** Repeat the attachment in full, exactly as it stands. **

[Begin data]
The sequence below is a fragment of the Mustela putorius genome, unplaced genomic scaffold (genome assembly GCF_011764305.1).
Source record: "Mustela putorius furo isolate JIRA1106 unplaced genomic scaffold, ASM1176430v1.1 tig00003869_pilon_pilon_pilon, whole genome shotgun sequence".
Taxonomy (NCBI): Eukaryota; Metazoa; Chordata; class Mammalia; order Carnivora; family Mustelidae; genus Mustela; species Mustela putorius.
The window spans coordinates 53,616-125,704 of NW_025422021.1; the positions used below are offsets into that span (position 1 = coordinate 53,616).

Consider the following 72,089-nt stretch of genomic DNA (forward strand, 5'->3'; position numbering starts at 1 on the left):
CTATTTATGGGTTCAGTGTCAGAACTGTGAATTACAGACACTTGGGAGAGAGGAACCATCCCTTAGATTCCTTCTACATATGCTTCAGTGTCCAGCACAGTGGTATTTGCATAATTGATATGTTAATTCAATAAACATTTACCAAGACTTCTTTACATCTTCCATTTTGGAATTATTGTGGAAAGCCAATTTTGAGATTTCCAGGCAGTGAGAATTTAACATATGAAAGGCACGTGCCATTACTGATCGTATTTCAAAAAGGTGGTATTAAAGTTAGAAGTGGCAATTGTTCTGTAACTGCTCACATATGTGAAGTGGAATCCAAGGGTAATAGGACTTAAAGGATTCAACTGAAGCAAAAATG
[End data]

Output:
The sequence below is a fragment of the Mustela putorius genome, unplaced genomic scaffold (genome assembly GCF_011764305.1).
Source record: "Mustela putorius furo isolate JIRA1106 unplaced genomic scaffold, ASM1176430v1.1 tig00003869_pilon_pilon_pilon, whole genome shotgun sequence".
Taxonomy (NCBI): Eukaryota; Metazoa; Chordata; class Mammalia; order Carnivora; family Mustelidae; genus Mustela; species Mustela putorius.
The window spans coordinates 53,616-125,704 of NW_025422021.1; the positions used below are offsets into that span (position 1 = coordinate 53,616).

Consider the following 72,089-nt stretch of genomic DNA (forward strand, 5'->3'; position numbering starts at 1 on the left):
CTATTTATGGGTTCAGTGTCAGAACTGTGAATTACAGACACTTGGGAGAGAGGAACCATCCCTTAGATTCCTTCTACATATGCTTCAGTGTCCAGCACAGTGGTATTTGCATAATTGATATGTTAATTCAATAAACATTTACCAAGACTTCTTTACATCTTCCATTTTGGAATTATTGTGGAAAGCCAATTTTGAGATTTCCAGGCAGTGAGAATTTAACATATGAAAGGCACGTGCCATTACTGATCGTATTTCAAAAAGGTGGTATTAAAGTTAGAAGTGGCAATTGTTCTGTAACTGCTCACATATGTGAAGTGGAATCCAAGGGTAATAGGACTTAAAGGATTCAACTGAAGCAAAAATG